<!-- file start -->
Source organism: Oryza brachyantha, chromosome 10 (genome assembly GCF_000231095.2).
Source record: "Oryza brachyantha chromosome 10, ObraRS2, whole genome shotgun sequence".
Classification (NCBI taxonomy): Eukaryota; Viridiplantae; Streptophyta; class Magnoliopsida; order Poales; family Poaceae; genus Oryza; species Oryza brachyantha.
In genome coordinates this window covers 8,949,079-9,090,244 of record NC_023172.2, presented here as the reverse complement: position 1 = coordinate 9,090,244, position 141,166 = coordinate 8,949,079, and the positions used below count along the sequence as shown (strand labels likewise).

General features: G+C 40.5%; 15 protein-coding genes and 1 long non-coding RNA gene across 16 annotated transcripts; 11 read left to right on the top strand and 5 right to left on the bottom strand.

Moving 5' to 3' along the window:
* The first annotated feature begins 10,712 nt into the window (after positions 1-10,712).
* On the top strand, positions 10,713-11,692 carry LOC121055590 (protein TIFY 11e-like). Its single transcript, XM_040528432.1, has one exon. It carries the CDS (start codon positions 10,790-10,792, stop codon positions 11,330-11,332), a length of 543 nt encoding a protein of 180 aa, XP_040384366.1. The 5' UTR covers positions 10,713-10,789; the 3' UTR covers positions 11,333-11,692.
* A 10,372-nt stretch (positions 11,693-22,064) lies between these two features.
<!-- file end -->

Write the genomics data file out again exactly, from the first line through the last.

Source organism: Oryza brachyantha, chromosome 10 (genome assembly GCF_000231095.2).
Source record: "Oryza brachyantha chromosome 10, ObraRS2, whole genome shotgun sequence".
Classification (NCBI taxonomy): Eukaryota; Viridiplantae; Streptophyta; class Magnoliopsida; order Poales; family Poaceae; genus Oryza; species Oryza brachyantha.
In genome coordinates this window covers 8,949,079-9,090,244 of record NC_023172.2, presented here as the reverse complement: position 1 = coordinate 9,090,244, position 141,166 = coordinate 8,949,079, and the positions used below count along the sequence as shown (strand labels likewise).

General features: G+C 40.5%; 15 protein-coding genes and 1 long non-coding RNA gene across 16 annotated transcripts; 11 read left to right on the top strand and 5 right to left on the bottom strand.

Moving 5' to 3' along the window:
* The first annotated feature begins 10,712 nt into the window (after positions 1-10,712).
* On the top strand, positions 10,713-11,692 carry LOC121055590 (protein TIFY 11e-like). Its single transcript, XM_040528432.1, has one exon. It carries the CDS (start codon positions 10,790-10,792, stop codon positions 11,330-11,332), a length of 543 nt encoding a protein of 180 aa, XP_040384366.1. The 5' UTR covers positions 10,713-10,789; the 3' UTR covers positions 11,333-11,692.
* A 10,372-nt stretch (positions 11,693-22,064) lies between these two features.